There is a network of 42,000 alumni in China, Egypt, India, Indonesia, Malaysia, Mexico, Russia and South Korea. The government spends £42m per annum on Chevening Scholarships which is less than a quarter of what Australia spends (AUS$334m (£185m) in 2011) and just over half what France spends €86m (£71m) in 2009.

The report says that UK universities are also engaged in collaborative research with universities in other countries. This is useful in many ways, the report states. It is a form of 'diplomacy', according to the Association of Commonwealth Universities, allowing cooperation between the countries involved and can also produce technological or scientific breakthroughs. The UK has established 600 education and research partnerships in India alone since 2011.

The report says that Britain has a strong competitive advantage over other countries because of the English language which is the most widely used language in the World. It adds that the government is failing to properly exploit this advantage because it is underfunding the British Council.

Visa and immigration regime is jeopardising UK's competitive advantage

The report says that the UK's visa and immigration regime is putting all this at risk, as well as damaging British business.

Professor Colin Riordan, Vice-President of Universities UK, told the committee 'the changes to the visa regime since 2010 have had a distinct effect, in that our student numbers from overseas have been growing strongly for 16 years but this year have dipped by 0.4 per cent.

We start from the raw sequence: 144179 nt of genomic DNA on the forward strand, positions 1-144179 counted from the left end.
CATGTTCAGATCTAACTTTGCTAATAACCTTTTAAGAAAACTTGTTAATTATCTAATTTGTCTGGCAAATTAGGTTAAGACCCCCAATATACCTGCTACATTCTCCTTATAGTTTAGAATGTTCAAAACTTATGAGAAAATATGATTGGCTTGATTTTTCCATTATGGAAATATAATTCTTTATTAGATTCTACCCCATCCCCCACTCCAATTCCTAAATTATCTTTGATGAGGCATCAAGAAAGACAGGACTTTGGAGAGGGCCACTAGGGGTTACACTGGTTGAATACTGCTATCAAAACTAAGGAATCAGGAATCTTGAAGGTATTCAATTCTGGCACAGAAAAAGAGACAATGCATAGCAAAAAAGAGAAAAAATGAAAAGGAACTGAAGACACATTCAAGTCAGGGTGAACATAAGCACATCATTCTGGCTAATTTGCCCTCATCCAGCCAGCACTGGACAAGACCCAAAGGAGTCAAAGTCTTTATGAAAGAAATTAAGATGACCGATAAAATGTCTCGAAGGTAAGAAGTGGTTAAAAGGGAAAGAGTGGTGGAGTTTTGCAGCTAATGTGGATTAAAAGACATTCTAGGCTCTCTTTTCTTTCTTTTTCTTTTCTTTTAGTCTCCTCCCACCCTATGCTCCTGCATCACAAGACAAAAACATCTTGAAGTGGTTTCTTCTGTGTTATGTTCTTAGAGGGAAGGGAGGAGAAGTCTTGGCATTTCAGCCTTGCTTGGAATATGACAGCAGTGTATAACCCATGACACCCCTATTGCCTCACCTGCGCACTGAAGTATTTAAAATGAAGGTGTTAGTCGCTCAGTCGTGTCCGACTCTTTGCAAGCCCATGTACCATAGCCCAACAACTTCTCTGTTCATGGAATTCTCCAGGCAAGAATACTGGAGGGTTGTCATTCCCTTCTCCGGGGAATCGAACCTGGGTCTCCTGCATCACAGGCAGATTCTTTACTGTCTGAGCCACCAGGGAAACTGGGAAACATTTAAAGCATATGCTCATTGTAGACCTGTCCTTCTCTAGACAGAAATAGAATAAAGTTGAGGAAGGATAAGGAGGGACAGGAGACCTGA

'We could have expected growth rates of five per cent, 10 per cent, 15 per cent or even higher, which our rivals are enjoying at the moment. There are a couple of specific reasons for that, such as the increased cost of visas and the complexity of getting a visa to come here'.

30 changes to the Immigration Rules since 2010

John Dickie of the London First lobbying group told the Committee that visa changes are also affecting UK business in general. He said 'We have seen something like 30 changes to the Immigration Rules since 2010 that make it very difficult for slightly smaller businesses to plan how they are going to bring highly skilled people in from abroad'.

The report therefore recommends that students should be removed from the UK's migration statistics so that the Home Office cannot reduce net immigration, a key government target, by cutting student numbers.

This would prevent students from feeling unwelcome in the UK, as the committee says that many do now.

Recommendations

The report says that 'managing immigration represents a highly complex challenge for any government' but says that the government must
  • make every effort to ensure that legitimate visitors can access UK visas quickly, easily and cheaply
  • present and communicate their visa and immigration policies with a level of balance and in a tone that do not discourage those who would add to the UK's prosperity by coming to the UK and supporting its business and trade'. The report seems to be saying that the government should consider the effect that 'talking tough on immigration' will have on audiences outside the UK.
  • Consider the effects that their visa and immigration policies might have on the UK's well-established reputation for academic and cultural cooperation
  • Acknowledge the effects that tighter visa regulations might have on UK scientists' ability to undertake international research collaboration

The government has yet to respond to the report.